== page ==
Regardless of what happens in the remainder of the Europa League in the coming days, Manchester United have had a decent 2019/20 season. Not a good or great season by the club’s previous high standards, but one that has seen movement in an undoubtedly positive direction.
Considering that United were at one stage on course for their worst season since 1989/90 (a campaign that almost cost Sir Alex Ferguson his job) and Ole Gunnar Solskjaer was statistically the club’s worst manager of the last 40 years, it is ending on a relative high.
There is still a way to go in terms of seriously challenging in the Premier League and Champions League – this summer will be crucial in addressing the lack of depth holding the squad back – but third place in the Premier League and three semi-finals is definite progress.
In terms of personnel, the Paul Pogba situation has been defused, Anthony Martial has had his lightbulb moment and the club are also seeing the benefits of a restructured youth setup.
Even if United don’t go on to win the Europa League and finish the season trophyless, which some could argue would make it a less impressive campaign than 2016/17, reaching the last four in three competitions at the same time as managing to rise up the Premier League table is not something that should be sniffed at in light of the last seven years.
United could only finish sixth in the Premier League in 2016/17 as they went for glory the Europa League. In 2017/18, a second place finish was achieved with a squad that didn’t have the same long-term upside as now or played in the ‘United way’. That season’s European exit was embarrassing.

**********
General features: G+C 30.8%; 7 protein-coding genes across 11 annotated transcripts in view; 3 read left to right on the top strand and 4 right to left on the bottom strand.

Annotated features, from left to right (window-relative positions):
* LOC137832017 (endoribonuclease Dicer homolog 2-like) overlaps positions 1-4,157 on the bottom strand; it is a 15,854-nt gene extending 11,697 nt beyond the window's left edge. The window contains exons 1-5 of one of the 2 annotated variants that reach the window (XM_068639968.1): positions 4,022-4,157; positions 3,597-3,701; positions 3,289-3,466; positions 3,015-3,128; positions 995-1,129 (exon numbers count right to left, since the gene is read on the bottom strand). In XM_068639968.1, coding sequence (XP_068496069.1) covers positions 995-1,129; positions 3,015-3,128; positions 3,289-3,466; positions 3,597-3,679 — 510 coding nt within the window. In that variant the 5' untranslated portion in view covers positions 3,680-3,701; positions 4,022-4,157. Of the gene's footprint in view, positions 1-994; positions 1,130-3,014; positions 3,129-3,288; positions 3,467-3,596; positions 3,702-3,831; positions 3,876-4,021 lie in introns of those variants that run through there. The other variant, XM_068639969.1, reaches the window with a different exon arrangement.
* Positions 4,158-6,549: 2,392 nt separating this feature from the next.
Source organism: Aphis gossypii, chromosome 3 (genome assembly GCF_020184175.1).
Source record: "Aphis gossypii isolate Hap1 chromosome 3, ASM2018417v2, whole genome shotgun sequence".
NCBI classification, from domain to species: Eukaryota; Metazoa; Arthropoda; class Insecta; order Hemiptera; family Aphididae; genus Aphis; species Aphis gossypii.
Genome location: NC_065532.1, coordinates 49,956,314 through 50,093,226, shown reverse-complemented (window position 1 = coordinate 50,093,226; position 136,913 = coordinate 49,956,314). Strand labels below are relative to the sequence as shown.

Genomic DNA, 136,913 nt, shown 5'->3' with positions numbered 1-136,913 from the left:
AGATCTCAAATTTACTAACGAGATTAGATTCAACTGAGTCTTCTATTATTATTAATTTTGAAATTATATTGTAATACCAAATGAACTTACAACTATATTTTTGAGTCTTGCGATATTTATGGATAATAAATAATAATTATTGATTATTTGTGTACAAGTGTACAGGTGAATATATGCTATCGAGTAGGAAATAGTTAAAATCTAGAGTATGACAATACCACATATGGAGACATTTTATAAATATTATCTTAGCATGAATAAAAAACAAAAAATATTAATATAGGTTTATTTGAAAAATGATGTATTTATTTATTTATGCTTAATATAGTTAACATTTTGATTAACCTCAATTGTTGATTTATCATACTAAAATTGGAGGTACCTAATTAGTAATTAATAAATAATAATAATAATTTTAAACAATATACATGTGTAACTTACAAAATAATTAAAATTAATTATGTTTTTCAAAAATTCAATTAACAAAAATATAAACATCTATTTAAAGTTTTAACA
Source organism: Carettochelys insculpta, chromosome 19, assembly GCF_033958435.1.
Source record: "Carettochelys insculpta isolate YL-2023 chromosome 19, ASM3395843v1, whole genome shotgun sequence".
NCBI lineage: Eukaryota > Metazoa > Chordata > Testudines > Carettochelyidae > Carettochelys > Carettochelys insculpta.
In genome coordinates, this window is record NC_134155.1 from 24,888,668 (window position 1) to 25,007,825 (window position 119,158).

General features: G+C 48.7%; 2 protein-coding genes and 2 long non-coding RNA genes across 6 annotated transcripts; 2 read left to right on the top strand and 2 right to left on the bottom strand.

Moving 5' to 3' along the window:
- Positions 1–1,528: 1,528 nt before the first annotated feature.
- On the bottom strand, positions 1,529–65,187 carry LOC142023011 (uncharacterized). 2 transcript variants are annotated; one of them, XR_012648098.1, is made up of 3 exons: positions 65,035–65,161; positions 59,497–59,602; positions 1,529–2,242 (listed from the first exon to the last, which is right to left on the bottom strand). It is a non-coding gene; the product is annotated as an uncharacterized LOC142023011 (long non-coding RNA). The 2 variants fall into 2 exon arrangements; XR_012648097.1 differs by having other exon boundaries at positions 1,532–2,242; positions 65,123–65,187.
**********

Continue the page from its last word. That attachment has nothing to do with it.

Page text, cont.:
United’s third-placed Premier League finish this season has brought Champions League football back to Old Trafford for only the fourth time since Ferguson retired, and only the third time via a domestic league finish. It is where they need to be, both for sporting and financial reasons.
The core of the squad is young enough to develop and improve over the next few years. Crucially, it has been built in the right way – something which hadn’t been true until the last two years – and there is an actual plan and strategy in place.
United fans have dealt with a lot of (new) disappointment since 2013. On reflection, the way this season has finished hasn’t been like that and that can only bring optimism.